HAALLLPP!! Negs WAAAY too contrasty - what gives?

Discussion in 'B&W: Film, Paper, Chemistry' started by Richardspicer, Mar 3, 2014.

  1. Richardspicer

    Richardspicer Member

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    Tri-x 400 shot as rated developed in hc110 at 75 degrees with a dilution of 1 + 63 for 9.5 minutes (instructions were found online) developing tank was slowly spun intermittently with one inversion towards the last minute. Fixed for 5.5 minutes using ilford rapid fixer and washed for 5 minutes - no clearing agent was used. Negatives were very purple once done - anti halation layer I believe and so I ran it through 1.5 minutes of fix again and washed for 4 more minutes. Anti halation layer still present and negs were super contrasty for scanning. Any ideas?
     
  2. jon koss

    jon koss Subscriber

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    Assuming the girl's face is the intended subject, it looks as if the negs are under exposed. Did you use the in-camera meter? If so, maybe all of that light sneaking in from the background fooled the meter into underexposing the faces.
     
  3. jon koss

    jon koss Subscriber

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    …and by extension, if the exposure in these photos were adjusted to land the faces on the correct value, then it looks as if the backgrounds would be quite bald. That could be overdevelopment or it could be that there is too much difference between the brightness of the face and the background for any exposure/development regimen to handle.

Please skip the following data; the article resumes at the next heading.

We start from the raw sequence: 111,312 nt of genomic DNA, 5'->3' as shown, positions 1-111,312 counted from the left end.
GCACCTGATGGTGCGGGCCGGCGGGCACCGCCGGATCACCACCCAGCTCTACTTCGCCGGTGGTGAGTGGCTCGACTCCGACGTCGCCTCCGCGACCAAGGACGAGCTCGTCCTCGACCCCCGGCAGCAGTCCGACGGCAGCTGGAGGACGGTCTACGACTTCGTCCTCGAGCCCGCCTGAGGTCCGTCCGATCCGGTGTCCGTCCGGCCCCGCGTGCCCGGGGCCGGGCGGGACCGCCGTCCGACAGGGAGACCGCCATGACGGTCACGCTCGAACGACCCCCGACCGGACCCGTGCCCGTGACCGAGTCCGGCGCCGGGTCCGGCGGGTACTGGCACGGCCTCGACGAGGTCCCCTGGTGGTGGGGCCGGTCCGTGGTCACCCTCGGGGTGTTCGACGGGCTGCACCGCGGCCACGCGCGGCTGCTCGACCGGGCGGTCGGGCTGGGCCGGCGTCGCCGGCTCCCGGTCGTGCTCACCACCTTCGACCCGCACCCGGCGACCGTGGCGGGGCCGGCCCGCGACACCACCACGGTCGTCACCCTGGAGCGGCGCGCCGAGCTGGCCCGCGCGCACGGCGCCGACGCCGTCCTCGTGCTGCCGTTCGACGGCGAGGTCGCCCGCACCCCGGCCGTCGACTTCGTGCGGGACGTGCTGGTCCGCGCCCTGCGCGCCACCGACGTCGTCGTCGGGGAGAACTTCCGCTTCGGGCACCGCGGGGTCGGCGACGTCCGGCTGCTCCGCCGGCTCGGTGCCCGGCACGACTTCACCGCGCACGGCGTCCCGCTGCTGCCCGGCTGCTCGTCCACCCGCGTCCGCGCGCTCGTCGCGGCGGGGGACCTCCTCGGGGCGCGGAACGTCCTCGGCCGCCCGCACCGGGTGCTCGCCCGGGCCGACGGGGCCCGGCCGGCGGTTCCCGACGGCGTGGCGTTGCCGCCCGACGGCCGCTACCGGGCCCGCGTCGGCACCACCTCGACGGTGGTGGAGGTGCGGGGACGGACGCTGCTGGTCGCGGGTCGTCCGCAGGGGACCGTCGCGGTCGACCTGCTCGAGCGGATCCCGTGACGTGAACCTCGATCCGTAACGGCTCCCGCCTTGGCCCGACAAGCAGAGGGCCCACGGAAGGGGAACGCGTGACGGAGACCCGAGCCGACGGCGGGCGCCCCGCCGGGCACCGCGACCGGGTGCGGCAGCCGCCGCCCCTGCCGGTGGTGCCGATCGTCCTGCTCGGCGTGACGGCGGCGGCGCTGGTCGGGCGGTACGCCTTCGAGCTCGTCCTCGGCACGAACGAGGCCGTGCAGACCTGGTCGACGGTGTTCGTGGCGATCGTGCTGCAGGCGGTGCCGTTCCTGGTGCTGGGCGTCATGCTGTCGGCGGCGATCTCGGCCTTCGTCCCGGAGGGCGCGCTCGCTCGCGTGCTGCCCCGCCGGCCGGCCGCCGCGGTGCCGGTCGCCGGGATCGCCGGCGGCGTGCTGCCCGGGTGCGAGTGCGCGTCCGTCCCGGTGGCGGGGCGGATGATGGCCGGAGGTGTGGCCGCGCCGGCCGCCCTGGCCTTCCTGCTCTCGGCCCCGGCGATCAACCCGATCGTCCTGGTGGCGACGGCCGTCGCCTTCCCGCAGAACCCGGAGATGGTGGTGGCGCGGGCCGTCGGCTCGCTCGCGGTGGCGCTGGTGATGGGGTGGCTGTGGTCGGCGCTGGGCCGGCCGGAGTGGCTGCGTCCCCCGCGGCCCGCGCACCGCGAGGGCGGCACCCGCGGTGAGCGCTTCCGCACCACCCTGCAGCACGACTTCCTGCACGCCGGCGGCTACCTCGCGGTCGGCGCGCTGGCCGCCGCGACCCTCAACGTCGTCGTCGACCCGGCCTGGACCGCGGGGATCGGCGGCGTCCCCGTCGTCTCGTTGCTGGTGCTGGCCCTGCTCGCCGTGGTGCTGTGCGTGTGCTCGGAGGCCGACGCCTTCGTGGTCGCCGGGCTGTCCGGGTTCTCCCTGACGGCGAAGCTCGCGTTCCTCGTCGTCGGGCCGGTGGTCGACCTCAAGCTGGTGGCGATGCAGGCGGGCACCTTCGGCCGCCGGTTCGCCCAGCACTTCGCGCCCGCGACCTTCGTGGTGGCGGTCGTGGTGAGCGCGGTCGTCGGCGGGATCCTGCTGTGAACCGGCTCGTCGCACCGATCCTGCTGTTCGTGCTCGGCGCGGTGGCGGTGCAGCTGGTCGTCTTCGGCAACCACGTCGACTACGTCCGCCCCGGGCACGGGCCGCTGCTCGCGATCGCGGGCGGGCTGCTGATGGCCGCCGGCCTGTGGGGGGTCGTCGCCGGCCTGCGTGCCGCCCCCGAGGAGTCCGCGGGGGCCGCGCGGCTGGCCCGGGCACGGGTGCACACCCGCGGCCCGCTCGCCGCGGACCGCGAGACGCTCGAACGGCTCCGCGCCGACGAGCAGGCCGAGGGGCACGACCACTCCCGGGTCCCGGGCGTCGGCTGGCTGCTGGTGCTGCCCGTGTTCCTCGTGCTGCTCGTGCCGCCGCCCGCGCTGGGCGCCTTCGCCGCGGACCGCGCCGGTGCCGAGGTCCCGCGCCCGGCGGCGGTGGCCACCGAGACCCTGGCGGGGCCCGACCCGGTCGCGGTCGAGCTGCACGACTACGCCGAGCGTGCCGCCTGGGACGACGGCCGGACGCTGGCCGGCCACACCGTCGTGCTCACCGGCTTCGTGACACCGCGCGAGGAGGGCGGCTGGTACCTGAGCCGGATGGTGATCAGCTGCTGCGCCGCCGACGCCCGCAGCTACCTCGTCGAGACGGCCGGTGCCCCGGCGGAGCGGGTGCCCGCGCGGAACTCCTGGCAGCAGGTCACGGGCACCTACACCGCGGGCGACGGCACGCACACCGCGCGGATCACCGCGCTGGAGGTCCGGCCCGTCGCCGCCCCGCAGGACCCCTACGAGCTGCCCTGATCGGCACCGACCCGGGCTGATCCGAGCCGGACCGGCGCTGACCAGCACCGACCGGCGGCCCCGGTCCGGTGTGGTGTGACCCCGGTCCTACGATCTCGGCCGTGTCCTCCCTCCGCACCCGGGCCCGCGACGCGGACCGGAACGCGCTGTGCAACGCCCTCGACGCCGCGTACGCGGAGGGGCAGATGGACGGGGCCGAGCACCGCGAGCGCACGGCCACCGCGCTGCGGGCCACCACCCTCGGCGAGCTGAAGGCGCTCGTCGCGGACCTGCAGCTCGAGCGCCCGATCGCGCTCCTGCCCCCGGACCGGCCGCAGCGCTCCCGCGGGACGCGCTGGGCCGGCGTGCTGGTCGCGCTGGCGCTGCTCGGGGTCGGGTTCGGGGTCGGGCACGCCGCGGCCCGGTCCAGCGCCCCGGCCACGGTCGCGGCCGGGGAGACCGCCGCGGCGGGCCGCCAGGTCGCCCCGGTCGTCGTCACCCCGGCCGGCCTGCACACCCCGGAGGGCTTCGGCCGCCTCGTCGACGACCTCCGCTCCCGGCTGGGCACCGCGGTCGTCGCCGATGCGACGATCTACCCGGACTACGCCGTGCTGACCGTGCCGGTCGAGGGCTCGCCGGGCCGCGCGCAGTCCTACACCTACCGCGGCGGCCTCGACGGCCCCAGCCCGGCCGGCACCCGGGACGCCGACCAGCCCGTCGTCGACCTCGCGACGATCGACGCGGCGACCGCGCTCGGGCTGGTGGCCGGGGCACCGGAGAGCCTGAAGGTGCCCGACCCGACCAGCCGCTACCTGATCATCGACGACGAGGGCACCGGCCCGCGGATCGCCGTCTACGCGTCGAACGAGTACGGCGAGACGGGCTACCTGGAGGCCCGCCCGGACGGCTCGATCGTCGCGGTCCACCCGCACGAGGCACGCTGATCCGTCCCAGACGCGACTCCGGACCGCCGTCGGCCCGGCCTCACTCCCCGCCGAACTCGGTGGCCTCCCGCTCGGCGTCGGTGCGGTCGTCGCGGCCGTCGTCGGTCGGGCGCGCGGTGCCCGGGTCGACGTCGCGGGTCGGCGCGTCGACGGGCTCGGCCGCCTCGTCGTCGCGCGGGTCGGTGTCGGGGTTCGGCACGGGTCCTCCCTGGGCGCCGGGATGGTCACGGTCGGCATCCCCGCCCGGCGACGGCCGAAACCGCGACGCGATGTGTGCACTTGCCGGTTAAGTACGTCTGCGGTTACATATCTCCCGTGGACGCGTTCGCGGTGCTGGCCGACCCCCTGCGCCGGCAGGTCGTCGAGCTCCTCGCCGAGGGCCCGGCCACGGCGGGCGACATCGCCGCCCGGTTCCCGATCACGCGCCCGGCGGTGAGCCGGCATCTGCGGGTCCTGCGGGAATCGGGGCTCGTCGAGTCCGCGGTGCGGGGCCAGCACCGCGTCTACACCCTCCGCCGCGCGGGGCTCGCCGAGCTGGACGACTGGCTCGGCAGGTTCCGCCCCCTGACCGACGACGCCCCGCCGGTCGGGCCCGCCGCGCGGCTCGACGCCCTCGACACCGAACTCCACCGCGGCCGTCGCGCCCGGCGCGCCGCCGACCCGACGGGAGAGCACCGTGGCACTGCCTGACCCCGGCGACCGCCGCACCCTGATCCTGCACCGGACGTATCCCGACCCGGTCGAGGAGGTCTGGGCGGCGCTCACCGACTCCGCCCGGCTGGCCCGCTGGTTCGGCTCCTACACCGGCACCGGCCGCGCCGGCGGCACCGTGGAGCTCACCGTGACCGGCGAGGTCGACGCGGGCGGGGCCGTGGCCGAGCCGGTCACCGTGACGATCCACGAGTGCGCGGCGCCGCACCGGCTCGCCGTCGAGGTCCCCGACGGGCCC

4. MattKing

    MattKing Subscriber

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    Further to what jon has posted, it doesn't look to me that the contrast is too high, rather it looks to me that the scanner is struggling with a wide subject brightness range. That is a common challenge when scanning. It also makes printing in the darkroom more difficult, but I'm better at dealing with that difficulty :smile:.
     
  5. Richardspicer

    Richardspicer Member

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    I think you may be right.
     
  6. momus

    momus Member

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    1st shot is underexposure. Bright light behind girl tricked meter into underexposure. Open the lens 2 stops in that situation.

    2nd shot doesn't look that bad. In that poor lighting (more back lighting) there is no real way to get the face and hair really the same value. Also, the large aperture has the face in focus while the back of the head/ hair is apparently not so in focus, which is OK and as it should be.
     
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  7. Fixcinater

    Fixcinater Subscriber